WSU Clark County Extension

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Shirofugen Flowering Cherry

Scientific name: Prunus serrulata ‘Shirofugen’

Type:Deciduous tree
Plant Requirements
Zone:5 to 9
Plant Characteristics
Height:25 ft
Width:25 ft
Bloom Time:May to June
Bloom Color:White
Additional Characteristics



Wildlife value

Description All through areas west of the Cascades home gardeners love the spring progression of flowers from the different flowering cherry cultivars. 'Shirofugen' is the last one of the season to bloom and it is a beauty to behold with its white/pink petals.

Shirofugen cherries are deciduous trees, growing to a height and spread of 15-20 ‘. The tree shape is considered spreading, and flat-topped. With time, older trees may grow branches that arch downward. The flowers are small (though they have as many as 20 - 36 petals), double, and are borne on long peduncle/pedicels in rather loose clusters. When the bloom first appears it is pink in the bud, but soon turns white as the petals open. At the end of the flowering period the petal color reverts to a pink-mauve with darker centers. Leaves are crimson-flushed bronze when young, but then turn green during the summer. Leaves are 4" long, lance-shaped and tapered. In the fall the leaves turn a bronze to red color for a short time before they are shed. The bark is typical of other flowering cherries with the prominent corky lenticels.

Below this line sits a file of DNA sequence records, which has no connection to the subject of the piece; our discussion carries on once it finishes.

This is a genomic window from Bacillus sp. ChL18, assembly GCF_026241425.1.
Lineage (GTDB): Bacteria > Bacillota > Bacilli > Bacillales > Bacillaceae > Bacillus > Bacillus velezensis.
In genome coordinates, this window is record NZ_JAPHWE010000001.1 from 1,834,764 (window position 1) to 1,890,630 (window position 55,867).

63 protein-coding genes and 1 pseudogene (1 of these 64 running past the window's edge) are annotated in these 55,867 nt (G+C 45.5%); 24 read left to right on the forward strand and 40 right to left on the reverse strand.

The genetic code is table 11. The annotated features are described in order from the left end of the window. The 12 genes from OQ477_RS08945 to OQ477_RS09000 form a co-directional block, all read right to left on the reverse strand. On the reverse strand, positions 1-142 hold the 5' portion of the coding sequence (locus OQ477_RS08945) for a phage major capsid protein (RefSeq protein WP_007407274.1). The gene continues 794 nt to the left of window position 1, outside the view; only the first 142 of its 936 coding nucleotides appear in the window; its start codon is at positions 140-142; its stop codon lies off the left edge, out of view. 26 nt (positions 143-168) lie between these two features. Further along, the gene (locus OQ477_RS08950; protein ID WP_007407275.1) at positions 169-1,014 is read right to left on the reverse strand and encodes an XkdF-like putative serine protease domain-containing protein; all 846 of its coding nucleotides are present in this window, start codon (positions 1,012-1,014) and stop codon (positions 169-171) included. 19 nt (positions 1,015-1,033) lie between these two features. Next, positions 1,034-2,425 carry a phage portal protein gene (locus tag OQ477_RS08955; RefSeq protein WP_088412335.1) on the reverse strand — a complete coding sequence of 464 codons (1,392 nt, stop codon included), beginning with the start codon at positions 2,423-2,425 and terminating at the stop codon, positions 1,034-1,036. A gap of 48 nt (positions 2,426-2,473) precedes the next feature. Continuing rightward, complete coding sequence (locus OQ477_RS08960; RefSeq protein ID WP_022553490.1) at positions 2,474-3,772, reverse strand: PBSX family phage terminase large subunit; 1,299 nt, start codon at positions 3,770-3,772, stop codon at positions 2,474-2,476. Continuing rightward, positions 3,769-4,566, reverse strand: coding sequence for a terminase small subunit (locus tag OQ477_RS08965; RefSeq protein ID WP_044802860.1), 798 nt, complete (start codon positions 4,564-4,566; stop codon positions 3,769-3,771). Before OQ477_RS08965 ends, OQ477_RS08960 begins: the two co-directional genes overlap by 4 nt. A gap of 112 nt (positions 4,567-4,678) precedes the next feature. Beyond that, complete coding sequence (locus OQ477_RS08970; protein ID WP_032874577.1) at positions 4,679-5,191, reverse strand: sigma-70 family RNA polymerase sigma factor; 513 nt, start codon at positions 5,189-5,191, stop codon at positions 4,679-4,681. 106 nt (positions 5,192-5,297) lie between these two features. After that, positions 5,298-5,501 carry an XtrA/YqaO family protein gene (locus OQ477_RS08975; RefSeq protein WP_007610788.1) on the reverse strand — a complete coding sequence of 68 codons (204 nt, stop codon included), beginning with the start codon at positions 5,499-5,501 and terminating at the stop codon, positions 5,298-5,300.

Widely adapted to most soil types.

Brown rot and leaf spot are the principal foliar diseases. Bacterial canker is the agent responsible for branch and trunk injury. To ensure good performance, plant flowering cherries on windy, well exposed sites in order that the foliage can dry out in the spring between rain showers.
For assistance, contact Dr. Charles Brun (, (360) 397-6060 5701
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